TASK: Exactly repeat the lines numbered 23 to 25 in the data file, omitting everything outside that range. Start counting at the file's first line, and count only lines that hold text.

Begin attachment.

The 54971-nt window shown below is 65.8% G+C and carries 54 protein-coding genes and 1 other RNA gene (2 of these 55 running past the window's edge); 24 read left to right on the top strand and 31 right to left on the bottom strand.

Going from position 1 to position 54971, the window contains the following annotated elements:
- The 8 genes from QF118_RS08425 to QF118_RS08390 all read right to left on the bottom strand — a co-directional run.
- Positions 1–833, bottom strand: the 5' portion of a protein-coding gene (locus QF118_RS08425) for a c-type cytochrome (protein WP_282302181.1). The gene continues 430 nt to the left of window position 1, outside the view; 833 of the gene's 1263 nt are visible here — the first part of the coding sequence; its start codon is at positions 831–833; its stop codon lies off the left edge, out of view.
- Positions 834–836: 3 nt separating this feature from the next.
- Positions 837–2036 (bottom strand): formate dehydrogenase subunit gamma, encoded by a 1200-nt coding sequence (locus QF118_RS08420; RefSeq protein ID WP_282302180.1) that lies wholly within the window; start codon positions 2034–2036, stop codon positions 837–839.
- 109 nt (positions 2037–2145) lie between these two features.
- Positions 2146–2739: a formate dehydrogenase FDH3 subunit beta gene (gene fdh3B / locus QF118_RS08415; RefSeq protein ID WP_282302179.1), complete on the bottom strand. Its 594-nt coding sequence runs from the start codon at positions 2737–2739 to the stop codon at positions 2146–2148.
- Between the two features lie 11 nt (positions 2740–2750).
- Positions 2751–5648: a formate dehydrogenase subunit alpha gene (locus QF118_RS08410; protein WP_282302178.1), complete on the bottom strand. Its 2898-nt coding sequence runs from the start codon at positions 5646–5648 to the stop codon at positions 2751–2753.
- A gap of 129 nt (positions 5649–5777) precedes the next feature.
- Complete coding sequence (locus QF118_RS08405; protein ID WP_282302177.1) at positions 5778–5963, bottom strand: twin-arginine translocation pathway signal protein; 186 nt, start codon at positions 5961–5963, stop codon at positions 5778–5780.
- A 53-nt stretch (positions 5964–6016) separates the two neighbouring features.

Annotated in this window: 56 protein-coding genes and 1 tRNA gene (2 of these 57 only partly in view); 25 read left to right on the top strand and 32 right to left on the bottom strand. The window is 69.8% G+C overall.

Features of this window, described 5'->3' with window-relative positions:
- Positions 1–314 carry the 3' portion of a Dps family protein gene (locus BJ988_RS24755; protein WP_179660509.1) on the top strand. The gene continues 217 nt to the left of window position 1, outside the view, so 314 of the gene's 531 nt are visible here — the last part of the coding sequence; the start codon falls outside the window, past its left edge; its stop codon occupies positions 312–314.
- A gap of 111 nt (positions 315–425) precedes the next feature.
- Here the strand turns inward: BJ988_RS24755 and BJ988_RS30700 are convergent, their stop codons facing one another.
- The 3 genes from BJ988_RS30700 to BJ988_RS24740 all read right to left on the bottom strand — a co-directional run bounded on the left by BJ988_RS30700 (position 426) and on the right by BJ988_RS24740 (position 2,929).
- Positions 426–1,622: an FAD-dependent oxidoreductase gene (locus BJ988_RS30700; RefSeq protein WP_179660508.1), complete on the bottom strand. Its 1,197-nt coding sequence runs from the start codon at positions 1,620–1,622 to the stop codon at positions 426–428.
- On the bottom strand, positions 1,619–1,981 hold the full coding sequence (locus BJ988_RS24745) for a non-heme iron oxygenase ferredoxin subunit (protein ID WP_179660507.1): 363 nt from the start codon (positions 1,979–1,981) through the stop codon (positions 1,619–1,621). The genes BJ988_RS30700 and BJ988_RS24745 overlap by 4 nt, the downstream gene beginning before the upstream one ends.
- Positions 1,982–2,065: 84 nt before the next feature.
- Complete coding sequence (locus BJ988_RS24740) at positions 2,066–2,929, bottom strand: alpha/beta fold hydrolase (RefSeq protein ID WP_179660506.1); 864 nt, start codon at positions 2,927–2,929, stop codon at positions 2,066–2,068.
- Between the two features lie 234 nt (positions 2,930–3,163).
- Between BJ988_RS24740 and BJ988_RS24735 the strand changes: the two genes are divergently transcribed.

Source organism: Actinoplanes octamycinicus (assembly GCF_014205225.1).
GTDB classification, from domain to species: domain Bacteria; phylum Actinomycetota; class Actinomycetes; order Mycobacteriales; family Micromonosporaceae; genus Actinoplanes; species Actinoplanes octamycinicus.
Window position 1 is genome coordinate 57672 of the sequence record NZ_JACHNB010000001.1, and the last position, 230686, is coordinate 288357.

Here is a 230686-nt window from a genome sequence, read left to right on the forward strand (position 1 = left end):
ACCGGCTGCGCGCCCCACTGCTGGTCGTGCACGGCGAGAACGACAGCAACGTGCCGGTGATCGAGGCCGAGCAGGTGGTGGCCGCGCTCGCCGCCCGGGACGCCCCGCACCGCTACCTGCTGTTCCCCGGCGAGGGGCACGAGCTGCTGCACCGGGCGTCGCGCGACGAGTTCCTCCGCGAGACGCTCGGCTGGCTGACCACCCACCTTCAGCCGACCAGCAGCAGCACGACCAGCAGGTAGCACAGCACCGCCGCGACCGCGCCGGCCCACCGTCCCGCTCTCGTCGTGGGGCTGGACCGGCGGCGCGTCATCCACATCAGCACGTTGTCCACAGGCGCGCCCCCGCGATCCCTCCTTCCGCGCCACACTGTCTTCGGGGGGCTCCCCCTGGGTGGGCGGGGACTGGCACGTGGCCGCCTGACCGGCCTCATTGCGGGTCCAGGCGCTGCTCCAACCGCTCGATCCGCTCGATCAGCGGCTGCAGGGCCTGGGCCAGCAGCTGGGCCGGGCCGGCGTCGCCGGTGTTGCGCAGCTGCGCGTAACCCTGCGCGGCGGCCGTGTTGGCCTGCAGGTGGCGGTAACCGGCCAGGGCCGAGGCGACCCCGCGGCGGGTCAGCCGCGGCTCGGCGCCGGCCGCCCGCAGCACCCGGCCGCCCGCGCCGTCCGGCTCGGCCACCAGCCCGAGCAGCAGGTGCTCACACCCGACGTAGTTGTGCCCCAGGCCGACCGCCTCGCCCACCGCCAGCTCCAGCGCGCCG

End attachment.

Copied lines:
- Complete coding sequence (locus BJ988_RS24740) at positions 2,066–2,929, bottom strand: alpha/beta fold hydrolase (RefSeq protein ID WP_179660506.1); 864 nt, start codon at positions 2,927–2,929, stop codon at positions 2,066–2,068.
- Between the two features lie 234 nt (positions 2,930–3,163).
- Between BJ988_RS24740 and BJ988_RS24735 the strand changes: the two genes are divergently transcribed.